Donald's Encyclopedia of Popular Music
JOHNNY AND THE HURRICANES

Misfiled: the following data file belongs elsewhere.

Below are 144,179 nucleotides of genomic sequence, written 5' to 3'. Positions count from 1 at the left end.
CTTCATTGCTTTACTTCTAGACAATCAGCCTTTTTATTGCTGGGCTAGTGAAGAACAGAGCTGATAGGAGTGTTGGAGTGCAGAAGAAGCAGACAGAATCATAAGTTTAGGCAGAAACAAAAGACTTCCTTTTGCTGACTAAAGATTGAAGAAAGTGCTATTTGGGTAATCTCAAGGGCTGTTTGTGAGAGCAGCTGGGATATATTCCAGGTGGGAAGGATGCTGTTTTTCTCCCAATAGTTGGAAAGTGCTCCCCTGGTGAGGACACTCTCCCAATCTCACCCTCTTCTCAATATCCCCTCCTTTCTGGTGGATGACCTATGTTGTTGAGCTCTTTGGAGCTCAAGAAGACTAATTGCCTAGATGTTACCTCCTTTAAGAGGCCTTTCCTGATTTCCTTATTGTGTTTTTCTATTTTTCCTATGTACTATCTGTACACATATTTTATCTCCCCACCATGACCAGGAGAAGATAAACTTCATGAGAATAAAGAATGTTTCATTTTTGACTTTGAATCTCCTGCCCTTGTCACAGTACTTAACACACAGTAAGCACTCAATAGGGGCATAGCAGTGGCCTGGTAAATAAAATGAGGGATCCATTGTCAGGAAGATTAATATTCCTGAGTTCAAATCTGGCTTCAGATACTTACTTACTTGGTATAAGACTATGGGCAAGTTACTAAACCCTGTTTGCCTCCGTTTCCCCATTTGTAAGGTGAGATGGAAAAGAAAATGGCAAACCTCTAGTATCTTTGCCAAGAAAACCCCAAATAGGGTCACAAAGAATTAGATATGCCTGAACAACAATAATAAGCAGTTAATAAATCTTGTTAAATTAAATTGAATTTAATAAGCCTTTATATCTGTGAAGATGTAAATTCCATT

Instrumental rock'n'roll combo of late '50s-60s led by saxophonist Johnny Paris (b John Pocisk, '40, Walbridge OH); incl. Paul Tesluk, organ; Lionel "Butch' Mattice, bass; Tony Kaye, drums; Dave Yorko, guitar. First known as the Orbits; recorded with rockabilly Mack Vickery; to Detroit backing hopeful singers but local enterpreneurs Harry Balk and Irving Micahnik (later Del Shannon's manager) signed band instead. First disc "Crossfire' for managers' Twirl label was reverb-laden dance number which seemed exciting at the time, written by pianist T.J. Fowler; leased to Warwick it reached no. 23 USA '59. Drummer Don Staczek replaced Kaye for "Red River Rock', an adaptation of trad. "Red River Valley' (no. 5 USA, 3 UK); it was Tesluk's rinky- dink Hammond organ rather than Paris's rasping, imitation R&B sax that made it distinctive. Formula of rocking old tunes accounted for most of the nine chart entries '59-61 in USA, except for another Fowler original "Rockin' Goose', on which Paris honked. "Beatnik Fly' was Burl Ives' "Blue Tail Fly', "Revival' was "When The Saints Go Marching In', "Reveille' was the army bugle call, etc. Micahnik and Balk handled leasing arrangements and claimed composer credit for out-of-copyright material (as Ira Mack and Tom King). Band split late '61 due to tour fatigue, alleged dissatisfaction with management; hits had dried up anyway. Paris went to Europe, settled in Hamburg; played in Beatle era there, later made Live At The Star Club '65 for his own Atila label, toured with new Hurricanes '70s, into '80s.